Tokyo stocks sharply rose Friday, driving a key index to hit a seven-year high, after the Bank of Japan (BOJ) announced an unexpected expansion of its monetary easing measures.
The benchmark Nikkei 225 Stock Average on the Tokyo Stock Exchange (TSE) jumped 755.56 points, or 4.83 percent, from Thursday to 16,413.76, its highest finish since November 2, 2007.
The broader Tokyo Stock Price Index, which includes all shares on the market's First Section on the TSE, was also up 54.74 points, or 4.28 percent, to 1,333.64, with 32 of 33 sub-indexes ending in positive territory.
The market was cheered by BOJ's surprised announcement to further ease monetary policy by increasing monetary base and purchases of government bonds to boost the country's economy and end deflation.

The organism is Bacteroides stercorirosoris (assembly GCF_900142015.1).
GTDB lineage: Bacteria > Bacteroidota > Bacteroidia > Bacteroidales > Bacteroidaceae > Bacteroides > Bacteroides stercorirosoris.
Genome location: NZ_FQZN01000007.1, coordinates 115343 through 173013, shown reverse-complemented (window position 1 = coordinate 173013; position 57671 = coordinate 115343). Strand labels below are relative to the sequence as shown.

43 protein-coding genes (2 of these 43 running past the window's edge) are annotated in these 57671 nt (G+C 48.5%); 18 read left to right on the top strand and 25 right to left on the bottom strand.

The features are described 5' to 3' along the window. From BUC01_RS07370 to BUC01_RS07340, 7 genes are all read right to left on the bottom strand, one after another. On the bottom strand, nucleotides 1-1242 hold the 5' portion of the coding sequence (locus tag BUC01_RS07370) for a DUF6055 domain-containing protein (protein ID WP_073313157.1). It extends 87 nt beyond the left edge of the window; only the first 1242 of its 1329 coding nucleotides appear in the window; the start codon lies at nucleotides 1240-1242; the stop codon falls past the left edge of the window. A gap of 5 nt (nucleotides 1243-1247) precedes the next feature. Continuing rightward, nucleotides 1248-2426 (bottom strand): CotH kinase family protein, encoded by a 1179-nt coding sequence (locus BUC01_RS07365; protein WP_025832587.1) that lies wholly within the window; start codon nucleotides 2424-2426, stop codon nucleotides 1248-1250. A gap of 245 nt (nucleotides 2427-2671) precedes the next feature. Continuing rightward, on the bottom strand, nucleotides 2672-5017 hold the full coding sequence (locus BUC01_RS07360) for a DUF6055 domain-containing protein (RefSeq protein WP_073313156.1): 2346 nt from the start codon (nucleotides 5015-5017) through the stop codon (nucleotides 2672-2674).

At a one-day policy meeting, the BOJ decided to increase the monetary base at an annual pace of about JPY 80 trillion (USD 720 billion), up from the current JPY 60-70 trillion (USD 540-630 billion). The BOJ will also increase purchases of government bonds exchange-traded funds and Japan real estate investment trusts.
The yen's depreciation against the US dollar also prompted investors to buy export-oriented issues in Tokyo. The weak yen supports exports by making Japanese products more competitive overseas and increase the value of repatriated overseas earning.
The US dollar hit a six-year high against the yen to reach JPY 111.53 at one point, its highest level since January 2, 2008. At 6 pm (0900 GMT), the dollar fetched JPY 111.46-48 against JPY 109.17-27 in New York and JPY 109.17-19 in Tokyo at 5 pm Thursday.